Laboratory-scale two-dimensional aquifer physical model studies were conducted to qualitatively assess how changes in air injection rate, air injection pulsing, and chemical type affect the rate and extent of removal by in situ air sparging. In this work, the treatment of immiscible-phase source zones in coarse media has been simulated. To provide a basis for comparison, equivalent unsaturated-soil soil vapor extraction-like simulation experiments were also conducted. Results suggest that, (i) initially, removal occurs from within saturated zone air flow channels at rates similar to those observed for soil vapor extraction, (ii) during this initial period, removal rates are proportional to air flow rate and equilibrium chemical vapor concentrations, (iii) while increased air injection rates improve volatilization rates in the short-term, the long-term cumulative removal efficiency may not be affected unless the saturated zone air flow distribution changes significantly with flow rate, (iv) pulsing the air injection can improve the long-term cumulative removal efficiency, and (v) while short-term removal efficiency improves with increasing flow rate and vapor pressure, the long-term removal efficiency appears to improve with increasing solubility.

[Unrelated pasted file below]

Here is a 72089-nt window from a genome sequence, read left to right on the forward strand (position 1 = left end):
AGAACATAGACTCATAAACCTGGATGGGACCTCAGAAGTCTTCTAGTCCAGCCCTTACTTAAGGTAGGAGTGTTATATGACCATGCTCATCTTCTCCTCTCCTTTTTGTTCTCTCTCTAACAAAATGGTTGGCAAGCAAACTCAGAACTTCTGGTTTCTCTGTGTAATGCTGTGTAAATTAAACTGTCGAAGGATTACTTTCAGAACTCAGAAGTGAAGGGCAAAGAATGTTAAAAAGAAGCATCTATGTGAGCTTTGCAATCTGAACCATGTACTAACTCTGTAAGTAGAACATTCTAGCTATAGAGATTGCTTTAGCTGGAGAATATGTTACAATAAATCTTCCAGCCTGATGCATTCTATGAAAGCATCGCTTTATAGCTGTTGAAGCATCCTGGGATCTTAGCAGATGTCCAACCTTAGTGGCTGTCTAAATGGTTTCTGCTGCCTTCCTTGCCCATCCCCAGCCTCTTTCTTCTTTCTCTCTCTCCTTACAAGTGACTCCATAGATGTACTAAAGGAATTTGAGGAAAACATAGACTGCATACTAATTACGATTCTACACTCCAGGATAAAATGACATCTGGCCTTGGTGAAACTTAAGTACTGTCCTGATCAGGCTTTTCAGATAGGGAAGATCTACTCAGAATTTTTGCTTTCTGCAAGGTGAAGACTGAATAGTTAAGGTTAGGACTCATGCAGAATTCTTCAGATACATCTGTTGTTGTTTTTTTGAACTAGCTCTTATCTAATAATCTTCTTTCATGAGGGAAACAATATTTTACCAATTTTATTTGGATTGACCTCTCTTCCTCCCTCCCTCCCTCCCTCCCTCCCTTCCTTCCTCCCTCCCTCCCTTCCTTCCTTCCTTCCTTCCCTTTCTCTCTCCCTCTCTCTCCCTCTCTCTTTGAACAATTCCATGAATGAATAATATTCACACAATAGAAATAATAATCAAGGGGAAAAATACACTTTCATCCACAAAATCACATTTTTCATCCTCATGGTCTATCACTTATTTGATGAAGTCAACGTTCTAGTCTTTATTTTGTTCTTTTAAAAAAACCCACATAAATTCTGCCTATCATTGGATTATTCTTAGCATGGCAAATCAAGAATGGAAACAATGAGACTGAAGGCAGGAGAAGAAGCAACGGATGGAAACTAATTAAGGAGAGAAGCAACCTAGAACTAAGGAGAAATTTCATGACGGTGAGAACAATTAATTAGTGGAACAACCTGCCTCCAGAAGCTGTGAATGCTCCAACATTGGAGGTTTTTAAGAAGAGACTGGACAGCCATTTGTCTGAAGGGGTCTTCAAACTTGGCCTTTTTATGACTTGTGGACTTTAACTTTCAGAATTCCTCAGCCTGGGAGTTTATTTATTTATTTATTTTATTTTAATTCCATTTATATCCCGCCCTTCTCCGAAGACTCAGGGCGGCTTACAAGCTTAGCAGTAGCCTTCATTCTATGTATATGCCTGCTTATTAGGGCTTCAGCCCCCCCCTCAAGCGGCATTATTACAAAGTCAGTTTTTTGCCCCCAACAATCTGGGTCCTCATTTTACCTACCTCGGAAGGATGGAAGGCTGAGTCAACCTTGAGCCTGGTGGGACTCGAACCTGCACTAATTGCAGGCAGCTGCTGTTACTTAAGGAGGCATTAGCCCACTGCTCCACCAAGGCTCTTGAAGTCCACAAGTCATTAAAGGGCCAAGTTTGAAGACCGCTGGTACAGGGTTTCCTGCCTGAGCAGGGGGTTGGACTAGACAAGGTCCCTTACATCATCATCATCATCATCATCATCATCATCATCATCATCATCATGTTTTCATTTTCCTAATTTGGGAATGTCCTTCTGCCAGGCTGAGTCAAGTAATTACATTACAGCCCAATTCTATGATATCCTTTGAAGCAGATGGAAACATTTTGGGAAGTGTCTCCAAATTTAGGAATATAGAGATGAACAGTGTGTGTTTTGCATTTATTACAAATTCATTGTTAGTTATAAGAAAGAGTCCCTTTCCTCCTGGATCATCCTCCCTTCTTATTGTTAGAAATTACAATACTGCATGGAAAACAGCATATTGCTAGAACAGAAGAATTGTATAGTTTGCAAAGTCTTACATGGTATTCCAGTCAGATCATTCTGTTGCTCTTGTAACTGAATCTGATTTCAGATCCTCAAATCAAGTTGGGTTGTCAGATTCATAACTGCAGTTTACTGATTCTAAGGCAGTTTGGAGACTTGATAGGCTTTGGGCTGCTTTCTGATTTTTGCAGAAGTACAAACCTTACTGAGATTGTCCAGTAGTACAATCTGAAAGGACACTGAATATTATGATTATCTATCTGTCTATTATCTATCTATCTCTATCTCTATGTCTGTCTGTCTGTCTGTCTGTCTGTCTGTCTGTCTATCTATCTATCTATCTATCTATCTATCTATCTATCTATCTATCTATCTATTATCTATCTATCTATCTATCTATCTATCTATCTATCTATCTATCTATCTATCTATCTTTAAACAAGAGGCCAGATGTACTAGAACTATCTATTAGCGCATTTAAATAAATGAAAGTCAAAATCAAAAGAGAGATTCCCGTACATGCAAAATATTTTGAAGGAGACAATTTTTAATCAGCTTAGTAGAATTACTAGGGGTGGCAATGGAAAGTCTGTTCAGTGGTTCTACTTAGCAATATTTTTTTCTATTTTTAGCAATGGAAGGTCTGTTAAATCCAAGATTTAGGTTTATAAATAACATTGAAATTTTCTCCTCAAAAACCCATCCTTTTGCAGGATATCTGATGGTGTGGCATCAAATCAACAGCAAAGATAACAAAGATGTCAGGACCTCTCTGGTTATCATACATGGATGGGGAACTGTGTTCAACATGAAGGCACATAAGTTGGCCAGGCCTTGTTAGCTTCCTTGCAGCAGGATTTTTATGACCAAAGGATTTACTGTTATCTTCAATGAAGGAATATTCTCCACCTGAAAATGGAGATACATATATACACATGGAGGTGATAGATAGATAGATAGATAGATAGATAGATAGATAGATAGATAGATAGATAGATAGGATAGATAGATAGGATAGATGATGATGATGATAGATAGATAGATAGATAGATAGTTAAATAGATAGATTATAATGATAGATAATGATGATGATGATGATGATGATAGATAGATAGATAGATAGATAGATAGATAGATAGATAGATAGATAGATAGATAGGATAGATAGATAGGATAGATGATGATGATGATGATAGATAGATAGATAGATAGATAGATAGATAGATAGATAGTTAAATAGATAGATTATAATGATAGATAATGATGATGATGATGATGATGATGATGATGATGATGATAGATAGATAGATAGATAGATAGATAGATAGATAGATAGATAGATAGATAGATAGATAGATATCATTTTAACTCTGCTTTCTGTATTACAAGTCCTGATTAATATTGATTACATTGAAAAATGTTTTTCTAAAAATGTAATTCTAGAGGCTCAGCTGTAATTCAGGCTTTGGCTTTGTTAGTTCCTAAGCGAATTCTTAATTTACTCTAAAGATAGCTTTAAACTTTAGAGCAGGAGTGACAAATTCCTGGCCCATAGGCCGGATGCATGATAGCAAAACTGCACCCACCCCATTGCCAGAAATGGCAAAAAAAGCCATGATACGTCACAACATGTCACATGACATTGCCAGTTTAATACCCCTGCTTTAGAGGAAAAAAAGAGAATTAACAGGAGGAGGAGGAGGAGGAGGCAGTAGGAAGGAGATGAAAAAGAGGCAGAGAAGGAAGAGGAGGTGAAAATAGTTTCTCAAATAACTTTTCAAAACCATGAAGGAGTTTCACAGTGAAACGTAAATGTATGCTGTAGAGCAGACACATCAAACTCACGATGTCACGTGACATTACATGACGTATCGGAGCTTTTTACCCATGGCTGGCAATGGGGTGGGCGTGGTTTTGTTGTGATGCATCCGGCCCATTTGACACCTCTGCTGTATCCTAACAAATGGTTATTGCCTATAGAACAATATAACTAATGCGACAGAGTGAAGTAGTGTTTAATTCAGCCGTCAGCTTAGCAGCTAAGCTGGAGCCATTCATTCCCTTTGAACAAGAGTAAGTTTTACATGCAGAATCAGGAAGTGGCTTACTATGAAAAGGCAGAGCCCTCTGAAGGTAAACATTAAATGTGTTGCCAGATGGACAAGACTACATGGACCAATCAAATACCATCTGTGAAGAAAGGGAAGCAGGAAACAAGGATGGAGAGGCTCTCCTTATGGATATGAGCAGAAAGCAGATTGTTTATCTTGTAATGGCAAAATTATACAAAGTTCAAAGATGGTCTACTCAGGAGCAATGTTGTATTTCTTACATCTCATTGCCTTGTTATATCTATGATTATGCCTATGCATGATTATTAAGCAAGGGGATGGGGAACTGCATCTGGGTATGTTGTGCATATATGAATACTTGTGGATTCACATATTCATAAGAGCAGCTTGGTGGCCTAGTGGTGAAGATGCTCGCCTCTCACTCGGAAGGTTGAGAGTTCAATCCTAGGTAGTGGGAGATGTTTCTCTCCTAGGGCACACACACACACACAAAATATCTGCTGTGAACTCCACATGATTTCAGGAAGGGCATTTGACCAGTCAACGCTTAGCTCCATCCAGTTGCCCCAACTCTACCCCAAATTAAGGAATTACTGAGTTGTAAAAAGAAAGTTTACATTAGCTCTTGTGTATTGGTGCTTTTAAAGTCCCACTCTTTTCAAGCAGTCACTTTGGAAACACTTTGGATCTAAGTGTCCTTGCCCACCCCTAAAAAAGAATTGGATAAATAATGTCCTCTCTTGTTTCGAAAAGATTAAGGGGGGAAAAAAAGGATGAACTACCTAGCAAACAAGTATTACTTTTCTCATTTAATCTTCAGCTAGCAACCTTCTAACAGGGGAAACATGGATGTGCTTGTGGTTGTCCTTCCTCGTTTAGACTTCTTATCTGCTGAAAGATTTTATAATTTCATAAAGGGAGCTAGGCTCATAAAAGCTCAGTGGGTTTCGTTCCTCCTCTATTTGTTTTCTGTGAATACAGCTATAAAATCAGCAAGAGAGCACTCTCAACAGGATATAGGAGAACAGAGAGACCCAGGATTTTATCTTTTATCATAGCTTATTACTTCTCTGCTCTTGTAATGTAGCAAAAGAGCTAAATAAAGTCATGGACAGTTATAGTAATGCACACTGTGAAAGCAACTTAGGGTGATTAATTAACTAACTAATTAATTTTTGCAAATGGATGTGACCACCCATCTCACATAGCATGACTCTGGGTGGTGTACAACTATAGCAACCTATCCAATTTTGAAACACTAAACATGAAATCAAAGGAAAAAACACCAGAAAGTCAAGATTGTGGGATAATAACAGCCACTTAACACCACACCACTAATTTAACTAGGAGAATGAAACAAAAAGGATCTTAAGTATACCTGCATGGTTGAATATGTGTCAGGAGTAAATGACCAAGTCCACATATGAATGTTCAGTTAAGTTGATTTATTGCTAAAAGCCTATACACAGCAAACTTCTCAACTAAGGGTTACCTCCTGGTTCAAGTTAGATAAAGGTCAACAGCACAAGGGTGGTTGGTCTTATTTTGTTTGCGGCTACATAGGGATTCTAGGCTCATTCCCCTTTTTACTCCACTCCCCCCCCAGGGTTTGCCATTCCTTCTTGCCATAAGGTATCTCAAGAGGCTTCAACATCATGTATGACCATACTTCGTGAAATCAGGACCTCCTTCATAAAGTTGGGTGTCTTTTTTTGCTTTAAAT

ASJC Scopus subject areas
- Environmental Chemistry